The extreme weather resulting from climate change has the capacity to seriously damage the 3,000 miles of vulnerable Maryland shoreline – not to mention, that same shore’s susceptibility to the rising sea levels. With water levels likely to rise 3 to 4 times the national average, one-third of the Port of Baltimore is at risk for submersion. Maryland Governor Martin O’Malley’s announcement of a long-term plan to reduce the state’s emissions by increasing production of renewable energy and reducing the amount of waste going to landfills, another source of greenhouse gasses, could not be more welcomed or more appropriate. “The costs of inaction would grow exponentially”, acknowledged O’Malley, citing continuous poor air quality and severe weather events.
His plan sets a goal of 25% energy from renewable sources by the year 2025, continuing his previous timelines. This will be greatly aided by the recent passing of the offshore wind bill, though the turbines will take several years to plan and construct, and may increase utility rates by as much as $1.25 a month for area residents.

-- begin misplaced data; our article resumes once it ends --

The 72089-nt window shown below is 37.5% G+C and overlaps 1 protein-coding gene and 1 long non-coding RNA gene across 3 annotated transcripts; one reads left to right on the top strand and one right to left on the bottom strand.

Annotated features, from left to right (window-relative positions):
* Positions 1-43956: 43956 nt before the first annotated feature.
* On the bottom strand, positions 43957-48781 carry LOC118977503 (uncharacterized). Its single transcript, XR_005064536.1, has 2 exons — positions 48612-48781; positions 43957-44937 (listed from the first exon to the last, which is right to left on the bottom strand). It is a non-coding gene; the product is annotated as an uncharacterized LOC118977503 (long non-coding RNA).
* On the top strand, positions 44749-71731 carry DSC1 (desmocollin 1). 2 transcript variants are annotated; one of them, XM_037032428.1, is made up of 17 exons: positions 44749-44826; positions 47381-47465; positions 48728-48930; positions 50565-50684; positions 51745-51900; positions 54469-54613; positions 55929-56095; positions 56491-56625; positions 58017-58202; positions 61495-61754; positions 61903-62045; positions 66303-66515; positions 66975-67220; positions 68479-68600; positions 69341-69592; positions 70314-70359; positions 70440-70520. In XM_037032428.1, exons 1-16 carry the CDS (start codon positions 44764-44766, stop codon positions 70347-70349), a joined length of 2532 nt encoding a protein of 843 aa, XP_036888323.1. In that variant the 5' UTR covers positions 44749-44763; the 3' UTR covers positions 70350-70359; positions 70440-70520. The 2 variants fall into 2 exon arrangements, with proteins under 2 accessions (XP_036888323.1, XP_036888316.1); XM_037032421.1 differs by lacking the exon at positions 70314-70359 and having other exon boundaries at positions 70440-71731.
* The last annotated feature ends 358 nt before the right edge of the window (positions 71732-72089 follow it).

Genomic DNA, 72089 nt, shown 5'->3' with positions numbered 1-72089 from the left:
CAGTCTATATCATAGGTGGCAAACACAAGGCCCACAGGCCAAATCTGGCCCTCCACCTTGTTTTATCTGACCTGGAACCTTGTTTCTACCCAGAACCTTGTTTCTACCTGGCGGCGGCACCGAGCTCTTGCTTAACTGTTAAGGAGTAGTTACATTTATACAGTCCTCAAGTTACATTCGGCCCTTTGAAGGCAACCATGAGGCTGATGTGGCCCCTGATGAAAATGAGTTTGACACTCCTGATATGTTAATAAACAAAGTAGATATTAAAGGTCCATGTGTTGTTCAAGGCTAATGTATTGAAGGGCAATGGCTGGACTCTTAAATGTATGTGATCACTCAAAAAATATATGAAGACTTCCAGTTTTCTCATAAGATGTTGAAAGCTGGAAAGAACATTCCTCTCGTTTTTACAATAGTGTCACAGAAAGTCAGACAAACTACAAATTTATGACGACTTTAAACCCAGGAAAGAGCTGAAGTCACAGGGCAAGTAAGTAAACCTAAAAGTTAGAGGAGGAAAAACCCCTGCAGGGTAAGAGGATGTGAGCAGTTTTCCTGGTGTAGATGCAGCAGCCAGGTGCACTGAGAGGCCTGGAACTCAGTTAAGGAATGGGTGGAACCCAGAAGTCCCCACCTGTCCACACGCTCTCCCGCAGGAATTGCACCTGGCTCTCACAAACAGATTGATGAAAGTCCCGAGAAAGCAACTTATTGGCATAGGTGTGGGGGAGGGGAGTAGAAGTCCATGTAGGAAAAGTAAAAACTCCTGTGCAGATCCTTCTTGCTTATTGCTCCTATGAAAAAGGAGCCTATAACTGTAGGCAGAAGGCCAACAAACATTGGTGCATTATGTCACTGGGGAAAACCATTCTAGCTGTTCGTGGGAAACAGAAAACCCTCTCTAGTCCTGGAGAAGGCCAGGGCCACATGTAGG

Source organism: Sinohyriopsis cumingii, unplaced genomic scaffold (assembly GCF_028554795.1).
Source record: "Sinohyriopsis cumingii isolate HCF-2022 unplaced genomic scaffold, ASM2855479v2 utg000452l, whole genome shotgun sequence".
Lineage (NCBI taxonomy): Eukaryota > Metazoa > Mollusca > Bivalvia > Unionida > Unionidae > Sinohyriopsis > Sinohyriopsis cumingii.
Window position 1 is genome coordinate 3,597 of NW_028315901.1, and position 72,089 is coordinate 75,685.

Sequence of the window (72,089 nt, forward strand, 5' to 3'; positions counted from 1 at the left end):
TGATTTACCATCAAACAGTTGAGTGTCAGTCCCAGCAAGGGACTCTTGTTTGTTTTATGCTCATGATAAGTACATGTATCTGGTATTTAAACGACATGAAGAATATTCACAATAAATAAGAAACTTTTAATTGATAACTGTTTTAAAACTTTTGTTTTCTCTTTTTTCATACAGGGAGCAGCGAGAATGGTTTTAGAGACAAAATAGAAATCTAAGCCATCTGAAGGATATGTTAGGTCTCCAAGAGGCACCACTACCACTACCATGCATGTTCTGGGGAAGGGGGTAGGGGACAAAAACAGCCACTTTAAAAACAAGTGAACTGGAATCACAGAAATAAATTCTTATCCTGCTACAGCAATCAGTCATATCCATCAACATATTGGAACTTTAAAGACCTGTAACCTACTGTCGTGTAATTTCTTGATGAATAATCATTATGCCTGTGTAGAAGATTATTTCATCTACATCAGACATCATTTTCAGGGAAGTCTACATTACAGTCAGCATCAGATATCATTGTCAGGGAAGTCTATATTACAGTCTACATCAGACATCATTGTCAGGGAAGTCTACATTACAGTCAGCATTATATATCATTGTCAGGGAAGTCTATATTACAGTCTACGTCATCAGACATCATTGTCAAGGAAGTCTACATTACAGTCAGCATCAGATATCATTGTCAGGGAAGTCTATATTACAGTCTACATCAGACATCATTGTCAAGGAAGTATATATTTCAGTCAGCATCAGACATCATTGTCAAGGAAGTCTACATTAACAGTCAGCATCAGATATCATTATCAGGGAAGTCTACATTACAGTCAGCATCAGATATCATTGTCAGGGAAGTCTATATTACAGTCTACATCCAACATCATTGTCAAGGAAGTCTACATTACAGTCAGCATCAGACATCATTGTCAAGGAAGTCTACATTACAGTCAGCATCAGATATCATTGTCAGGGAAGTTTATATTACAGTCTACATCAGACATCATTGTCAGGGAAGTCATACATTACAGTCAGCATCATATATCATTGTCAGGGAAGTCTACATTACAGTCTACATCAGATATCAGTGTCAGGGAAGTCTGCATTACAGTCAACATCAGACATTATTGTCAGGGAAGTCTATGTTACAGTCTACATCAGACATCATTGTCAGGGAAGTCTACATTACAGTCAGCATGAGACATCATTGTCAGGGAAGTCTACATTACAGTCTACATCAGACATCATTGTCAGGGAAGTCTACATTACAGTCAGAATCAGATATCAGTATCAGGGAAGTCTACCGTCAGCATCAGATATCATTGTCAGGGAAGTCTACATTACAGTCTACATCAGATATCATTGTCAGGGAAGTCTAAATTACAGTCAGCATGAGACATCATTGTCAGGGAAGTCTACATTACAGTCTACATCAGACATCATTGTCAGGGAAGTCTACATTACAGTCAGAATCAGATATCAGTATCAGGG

Recent initiatives that the Governor pushed through congress will increase solar production as well.
Landfill waste will be reduced, recycled or better used by 60% by the year 2020. The state already recycles 45% of its waste statewide, a high average in this country. There is always room for improvement, especially in certain counties: Montgomery County already recycles everything from textiles to toilets, but others still have far to go.
Finally, the Governor’s plan also calls for a reduction in car emissions of 25%. This may include extended tax credits for electric vehicles, financial incentives for the purchasing of electric vehicles, and installation of additional charging infrastructure, all in the interest of having 60,000 electric vehicles on the road in Maryland by 2020.
Part of the emissions reduction plan includes plans to expand current public transportation systems and increase ridership. The state has already increased public transit trips by 20% over the 2006 levels, but hopes to double that year’s metrics by the year 2020.
O’Malley’s announcement makes Maryland’s goals and standards among the most ambitiously energy-efficient in the nation. We are already reaping the rewards of that through clean-energy grants, but his plan will also increase the economic viability and opportunity in the clean-energy field in Maryland, which is sure to draw investors and businesses as well. “Smart, Green and Growing”, indeed.